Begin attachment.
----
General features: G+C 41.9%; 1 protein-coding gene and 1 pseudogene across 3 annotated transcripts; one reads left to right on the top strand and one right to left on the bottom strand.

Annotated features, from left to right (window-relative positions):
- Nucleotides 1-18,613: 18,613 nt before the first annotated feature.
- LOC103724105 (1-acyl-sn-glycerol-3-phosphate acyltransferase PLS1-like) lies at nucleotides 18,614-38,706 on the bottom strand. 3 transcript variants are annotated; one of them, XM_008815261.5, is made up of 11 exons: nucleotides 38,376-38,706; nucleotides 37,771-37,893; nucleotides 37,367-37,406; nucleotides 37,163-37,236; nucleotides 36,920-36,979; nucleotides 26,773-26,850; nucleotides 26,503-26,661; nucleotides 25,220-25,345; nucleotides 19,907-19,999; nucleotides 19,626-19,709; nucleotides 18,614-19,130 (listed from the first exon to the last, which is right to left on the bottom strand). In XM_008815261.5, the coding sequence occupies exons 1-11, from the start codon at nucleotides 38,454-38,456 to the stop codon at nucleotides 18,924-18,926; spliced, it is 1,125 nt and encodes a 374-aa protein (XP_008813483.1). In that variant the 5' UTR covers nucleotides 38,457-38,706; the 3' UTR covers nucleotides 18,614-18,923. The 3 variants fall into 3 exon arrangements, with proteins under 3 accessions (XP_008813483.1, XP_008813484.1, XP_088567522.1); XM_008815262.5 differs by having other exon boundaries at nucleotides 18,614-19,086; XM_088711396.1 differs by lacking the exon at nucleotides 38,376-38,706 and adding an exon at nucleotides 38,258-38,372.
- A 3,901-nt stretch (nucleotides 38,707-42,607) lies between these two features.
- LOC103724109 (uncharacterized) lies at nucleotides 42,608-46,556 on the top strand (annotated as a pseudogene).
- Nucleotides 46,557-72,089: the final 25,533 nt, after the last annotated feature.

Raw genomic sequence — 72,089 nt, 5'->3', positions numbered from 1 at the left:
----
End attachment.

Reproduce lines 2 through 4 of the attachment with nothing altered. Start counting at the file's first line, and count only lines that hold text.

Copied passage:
Annotated features, from left to right (window-relative positions):
- Nucleotides 1-18,613: 18,613 nt before the first annotated feature.
- LOC103724105 (1-acyl-sn-glycerol-3-phosphate acyltransferase PLS1-like) lies at nucleotides 18,614-38,706 on the bottom strand. 3 transcript variants are annotated; one of them, XM_008815261.5, is made up of 11 exons: nucleotides 38,376-38,706; nucleotides 37,771-37,893; nucleotides 37,367-37,406; nucleotides 37,163-37,236; nucleotides 36,920-36,979; nucleotides 26,773-26,850; nucleotides 26,503-26,661; nucleotides 25,220-25,345; nucleotides 19,907-19,999; nucleotides 19,626-19,709; nucleotides 18,614-19,130 (listed from the first exon to the last, which is right to left on the bottom strand). In XM_008815261.5, the coding sequence occupies exons 1-11, from the start codon at nucleotides 38,454-38,456 to the stop codon at nucleotides 18,924-18,926; spliced, it is 1,125 nt and encodes a 374-aa protein (XP_008813483.1). In that variant the 5' UTR covers nucleotides 38,457-38,706; the 3' UTR covers nucleotides 18,614-18,923. The 3 variants fall into 3 exon arrangements, with proteins under 3 accessions (XP_008813483.1, XP_008813484.1, XP_088567522.1); XM_008815262.5 differs by having other exon boundaries at nucleotides 18,614-19,086; XM_088711396.1 differs by lacking the exon at nucleotides 38,376-38,706 and adding an exon at nucleotides 38,258-38,372.